Friday, February 17, 2012

Bethany Village Week Update!

This has been an incredible week for the Due Unto Others team!  You have heard a little about the week from Jill’s post regarding “Time”.  Let me start, though, with our Monday.  We joined the Africa Renewal Ministries (ARM) team at the ARM headquarters Monday morning.  We loaded several big and heavy boxes on a boat and set off across Lake Victoria to Bethany Village.  ARM has a school, orphanage and medical clinic at this location.  On Monday, we unloaded our supplies and started into a health screening program for the kids in the school.  Medical providers included myself, Dr Martin and Joseph who is a “clinical officer” (much like a PA or ARNP in the US).  We saw about 85 kids that day.  We saw several kids with Ring Worm type infections and intestinal worms but not any that were horribly sick.  We got stuck in a traffic jam on the way home and did not get home until about 7:30pm.

On Tuesday, Joline, Jessica, Joshua, and Jennifer Gash went with us as we boarded the boat at the ARM headquarters and crossed the lake again.  On this day, the clinic was opened to the Bethany village at large.  Jill, Jared and Jennifer manned the check in station, giving the patients de-worming pills, and getting their weights.  Jake and Jessica worked in the lab.  They learned quickly from the lab tech, Andrew, and by the time the day was over, they were drawing blood and looking at malaria slides under the microscope. 

Joshua and Joline worked in the pharmacy, dispensing prescriptions to the patients with the help of Moses, one of the local nurses.  Jayne helped me a little and helped with patient flow from the exam rooms to the lab and to the pharmacy.  We saw 150 patients on Tuesday.  The sickest of these was a 35 year old lady named Jane.  She had a 104 degree fever and just looked “ill”.  My sick radar went off pretty quickly with her.  Turns out that she had a new diagnosis of HIV.  I was able to pray with her and counsel her about this, along with my new friend, Faith, from ARM.  Jane told us that she was born again, but had “grown apart” from Jesus.  She made a rededication of sorts that day and we reinforced with her that all she had to do was ask for forgiveness and it would be granted.  Jane was started on Bactrim and vitamins.  We also encouraged her to bring her children the next day to have them tested.  We were pretty tired as we headed home on Tuesday, but encouraged by the lives that we had touched and the wonderful people of Uganda who had shown us much love and appreciation.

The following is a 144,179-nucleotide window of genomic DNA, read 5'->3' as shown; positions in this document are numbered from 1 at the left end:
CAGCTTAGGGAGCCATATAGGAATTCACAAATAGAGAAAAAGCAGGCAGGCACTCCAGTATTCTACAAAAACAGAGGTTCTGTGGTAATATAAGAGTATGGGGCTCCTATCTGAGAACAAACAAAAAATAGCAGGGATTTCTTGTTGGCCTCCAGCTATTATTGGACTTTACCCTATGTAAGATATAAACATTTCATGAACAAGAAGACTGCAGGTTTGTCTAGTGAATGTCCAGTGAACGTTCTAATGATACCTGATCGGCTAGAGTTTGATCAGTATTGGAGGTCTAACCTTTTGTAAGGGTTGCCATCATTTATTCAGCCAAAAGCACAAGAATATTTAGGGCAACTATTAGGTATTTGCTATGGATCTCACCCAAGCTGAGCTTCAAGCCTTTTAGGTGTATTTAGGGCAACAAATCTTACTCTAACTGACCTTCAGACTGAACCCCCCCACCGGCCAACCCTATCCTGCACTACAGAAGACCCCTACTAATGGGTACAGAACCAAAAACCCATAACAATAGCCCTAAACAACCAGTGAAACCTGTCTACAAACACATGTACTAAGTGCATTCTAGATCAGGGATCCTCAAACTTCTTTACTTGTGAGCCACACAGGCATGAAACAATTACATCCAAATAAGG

Wednesday, our same US team boarded the boat and headed for Bethany Village.  We were a little tired from the two previous long days, so Jill needed her fix for the morning!

The medical provider team changed a little, as we had Dr Joy, Joseph, myself and a clinical nurse on the team.  Henry, Jim's friend that he helped to free from a remand prison here in Uganda went with us.  He is wanting to be a doctor some day and he did an excellent job serving as my translator.

We knew that we were in for a busy day as when we arrived, the whole porch area was full of people and the line stretched out onto the grass. 

I guess the news that we were there had spread around the village over night.  Our team switched jobs a little as Jill moved to pharmacy and Jared joined Jake and Jessica in the lab.  By the end of the day, Jared (at 12 years old) was drawing blood and running lab tests under the supervision of Andrew. 

On this day, we saw about 230 patients.  Thankfully, Jane (my patient with HIV from the day before) was feeling better and all 3 of her kids tested negative for HIV.  I met 2 other ladies, Justine and Margaret, that had new diagnoses of HIV at ages 30 and 37.  I was able to pray with them and counsel them (with help from Faith again) regarding their illness.  They too were started on medicines.  I met a 10 year old boy who was very thin, but his abdomen stuck out quite a bit.  I could feel his spleen and liver with him STANDING.  For those of you not in medicine, it is very rare to feel a spleen.  Usually when you do, a person is thin, laying down and exhaling.  His liver was also enlarged, hanging about 2 inches below the edge of his ribs.  This is likely a result of malaria.  He appeared pale (noted by looking at the inside of his eyelids and lips to judge his paleness, because the dark skin is tough to differentiate).  His mom had a goiter (mass on her thyroid) that I could see across the room.  I was able to make referrals for them to head across the lake to be seen and have lab tests done at the Wentz Medical Center associated with ARM.  I was able to pray with them as well and encourage the mother to make her follow ups that were arranged.